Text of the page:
Congress, moreover, was well aware of the difficulties confronting aliens who are removable but who cannot be repatriated. It made special provisions allowing them to be employed, a privilege denied to other deportable aliens. See §1231(a)(7) (providing an “alien [who] cannot be removed due to the refusal of all countries designated by the alien or under this section to receive the alien” still remains eligible for employment in the United States). Congress’ decision to ameliorate the condition of aliens subject to a final order of removal who cannot be repatriated, but who need not be detained, illustrates a balance in the statutory design. Yet the Court renders the other side of the balance meaningless. The risk to the community posed by a removable alien is a function of a variety of circumstances, circumstances that do not diminish just because the alien cannot be deported within some foreseeable time. Those circumstances include the seriousness of the alien’s past offenses, his or her efforts at rehabilitation, and some indication from the alien that, given the real prospect of detention, the alien will conform his or her conduct. This is the purpose for the periodic review of detention status provided for by the regulations. See 8 CFR § 241.4 (2001). The Court’s amendment of the statute reads out of the provision the congressional decision that dangerousness alone is a sufficient basis for detention, see ante, at 19 (citing 1 E. Coke, Institutes *70b), and reads out as well any meaningful structure for supervised
release.

    The majority is correct to observe that in United States v. Witkovich, 353 U.S. 194 (1957), the Court “read significant limitations into” a statute, ante, at 9, but that does not permit us to avoid the proper reading of the enactment now before us. In Witkovich, the Court construed former §1252(d), which required an alien under a final order of deportation “to give information under oath…as the Attorney General may deem fit and proper.” 353 U.S., at 195. The Court held that although the plain language “appears to confer upon the Attorney General unbounded authority to require whatever information he deems desirable of aliens whose deportation has not been effected within six months,” id., at 199, the constitutional doubt this interpretation would raise meant the language would be construed as limited to the provision of information “reasonably calculated to keep the Attorney General advised regarding the continued availability for departure of aliens whose deportation is overdue,” id., at 202. In Witkovich the interpretation of the text was in aid of the statutory purpose; in the instant cases the interpretation nullifies the statutory purpose. Here the statute by its own terms permits the Attorney General to consider factors the Court now makes irrelevant.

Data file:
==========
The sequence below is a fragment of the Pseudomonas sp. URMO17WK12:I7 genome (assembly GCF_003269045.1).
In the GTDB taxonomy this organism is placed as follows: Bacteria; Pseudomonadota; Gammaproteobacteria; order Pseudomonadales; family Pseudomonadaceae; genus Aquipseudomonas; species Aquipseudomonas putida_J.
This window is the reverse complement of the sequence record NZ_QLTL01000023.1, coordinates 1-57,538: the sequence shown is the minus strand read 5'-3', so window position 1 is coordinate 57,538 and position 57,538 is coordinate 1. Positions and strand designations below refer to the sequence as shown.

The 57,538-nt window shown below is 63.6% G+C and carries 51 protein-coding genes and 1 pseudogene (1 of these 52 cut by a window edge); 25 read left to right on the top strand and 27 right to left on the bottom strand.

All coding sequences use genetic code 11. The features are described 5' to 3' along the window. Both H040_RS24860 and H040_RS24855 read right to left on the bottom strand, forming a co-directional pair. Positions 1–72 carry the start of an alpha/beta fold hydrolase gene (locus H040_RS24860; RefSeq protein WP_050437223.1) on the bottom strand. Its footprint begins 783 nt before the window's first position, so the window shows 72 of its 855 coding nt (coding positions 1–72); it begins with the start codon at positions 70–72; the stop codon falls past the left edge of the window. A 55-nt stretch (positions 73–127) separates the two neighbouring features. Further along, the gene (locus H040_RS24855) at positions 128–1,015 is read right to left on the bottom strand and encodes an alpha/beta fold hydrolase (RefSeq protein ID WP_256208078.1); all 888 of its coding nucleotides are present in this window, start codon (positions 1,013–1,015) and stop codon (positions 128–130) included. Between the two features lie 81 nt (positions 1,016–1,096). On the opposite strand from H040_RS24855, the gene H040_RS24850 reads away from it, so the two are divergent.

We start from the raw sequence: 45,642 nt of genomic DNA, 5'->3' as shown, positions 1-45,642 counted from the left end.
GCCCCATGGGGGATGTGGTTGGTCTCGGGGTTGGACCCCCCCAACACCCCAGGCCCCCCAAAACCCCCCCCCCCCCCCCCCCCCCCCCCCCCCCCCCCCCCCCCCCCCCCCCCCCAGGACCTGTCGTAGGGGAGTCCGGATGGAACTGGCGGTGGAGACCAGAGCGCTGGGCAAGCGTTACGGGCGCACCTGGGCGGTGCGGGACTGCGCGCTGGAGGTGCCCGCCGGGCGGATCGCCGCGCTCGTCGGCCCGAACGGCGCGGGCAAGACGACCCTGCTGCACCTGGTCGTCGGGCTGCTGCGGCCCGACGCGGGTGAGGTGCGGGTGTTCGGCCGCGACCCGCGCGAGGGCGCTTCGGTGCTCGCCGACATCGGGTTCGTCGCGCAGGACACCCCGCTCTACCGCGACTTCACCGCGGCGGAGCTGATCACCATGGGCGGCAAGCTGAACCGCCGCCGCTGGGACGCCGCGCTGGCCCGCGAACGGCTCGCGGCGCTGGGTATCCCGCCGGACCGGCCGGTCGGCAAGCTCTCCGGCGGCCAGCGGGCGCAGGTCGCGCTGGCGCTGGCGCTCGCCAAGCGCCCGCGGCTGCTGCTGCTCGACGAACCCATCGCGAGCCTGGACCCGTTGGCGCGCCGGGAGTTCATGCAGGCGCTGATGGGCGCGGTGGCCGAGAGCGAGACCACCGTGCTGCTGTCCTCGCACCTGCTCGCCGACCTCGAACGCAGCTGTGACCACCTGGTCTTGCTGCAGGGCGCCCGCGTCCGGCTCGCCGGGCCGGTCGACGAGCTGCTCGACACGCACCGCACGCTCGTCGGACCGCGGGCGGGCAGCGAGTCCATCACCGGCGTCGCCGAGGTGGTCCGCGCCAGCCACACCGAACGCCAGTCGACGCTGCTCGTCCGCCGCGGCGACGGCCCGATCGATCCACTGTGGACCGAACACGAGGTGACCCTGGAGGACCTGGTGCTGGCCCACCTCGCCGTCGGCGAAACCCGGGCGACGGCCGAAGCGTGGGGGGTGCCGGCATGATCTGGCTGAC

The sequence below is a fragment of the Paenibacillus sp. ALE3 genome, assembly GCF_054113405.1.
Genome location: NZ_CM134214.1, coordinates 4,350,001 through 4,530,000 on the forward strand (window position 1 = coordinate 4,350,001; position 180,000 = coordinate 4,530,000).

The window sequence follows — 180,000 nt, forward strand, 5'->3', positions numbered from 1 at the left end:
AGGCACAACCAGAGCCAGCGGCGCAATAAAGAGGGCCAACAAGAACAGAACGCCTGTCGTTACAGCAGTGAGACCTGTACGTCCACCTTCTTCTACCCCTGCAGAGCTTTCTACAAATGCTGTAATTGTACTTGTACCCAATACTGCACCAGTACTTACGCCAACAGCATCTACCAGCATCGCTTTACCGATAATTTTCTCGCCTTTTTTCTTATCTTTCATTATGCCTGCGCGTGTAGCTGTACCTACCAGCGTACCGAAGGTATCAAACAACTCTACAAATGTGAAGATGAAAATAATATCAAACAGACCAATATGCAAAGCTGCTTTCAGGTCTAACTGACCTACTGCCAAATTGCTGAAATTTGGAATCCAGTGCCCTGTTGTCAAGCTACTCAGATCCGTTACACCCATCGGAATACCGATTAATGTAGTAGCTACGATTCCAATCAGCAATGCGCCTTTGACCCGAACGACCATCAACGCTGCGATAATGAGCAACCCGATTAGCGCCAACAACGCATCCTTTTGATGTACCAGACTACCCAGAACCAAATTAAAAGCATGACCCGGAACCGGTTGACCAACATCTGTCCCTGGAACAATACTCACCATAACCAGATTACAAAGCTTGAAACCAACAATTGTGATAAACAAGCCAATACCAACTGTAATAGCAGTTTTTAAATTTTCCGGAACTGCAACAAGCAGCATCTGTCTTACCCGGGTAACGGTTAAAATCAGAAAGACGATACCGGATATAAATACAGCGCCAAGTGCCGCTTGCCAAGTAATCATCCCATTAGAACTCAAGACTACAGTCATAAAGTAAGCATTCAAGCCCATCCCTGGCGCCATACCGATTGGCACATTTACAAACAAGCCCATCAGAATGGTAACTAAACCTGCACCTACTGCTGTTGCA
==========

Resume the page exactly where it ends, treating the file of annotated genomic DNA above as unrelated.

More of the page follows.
The majority’s unanchored interpretation ignores another indication that the Attorney General’s detention discretion was not limited to this truncated period. Section 1231(a)(6) permits continued detention not only of removable aliens but also of inadmissible aliens, for instance those stopped at the border before entry. Congress provides for detention of both categories within the same statutory grant of authority. Accepting the majority’s interpretation, then, there are two possibilities, neither of which is sustainable. On the one hand, it may be that the majority’s rule applies to both categories of aliens, in which case we are asked to assume that Congress intended to restrict the discretion it could confer upon the Attorney General so that all inadmissible aliens must be allowed into our community within six months. On the other hand, the majority’s logic might be that inadmissible and removable aliens can be treated differently. Yet it is not a plausible construction of §1231(a)(6) to imply a time limit as to one class but not to another. The text does not admit of this possibility. As a result, it is difficult to see why “[a]liens who have not yet gained initial admission to this country would present a very different question.” Ante, at 2.

    Congress’ power to detain aliens in connection with removal or exclusion, the Court has said, is part of the Legislature’s considerable authority over immigration matters. See, e.g., Wong Wing v. United States, 163 U.S. 228, 235 (1896) (“Proceedings to exclude or expel would be vain if those accused could not be held in custody pending the inquiry into their true character, and while arrangements were being made for their deportation”). It is reasonable to assume, then, and it is the proper interpretation of the INA and §1231(a)(6), that when Congress provided for detention “beyond the removal period,” it exercised its considerable power over immigration and delegated to the Attorney General the discretion to detain inadmissible and other removable aliens for as long as they are determined to be either a flight risk or a danger to the Nation.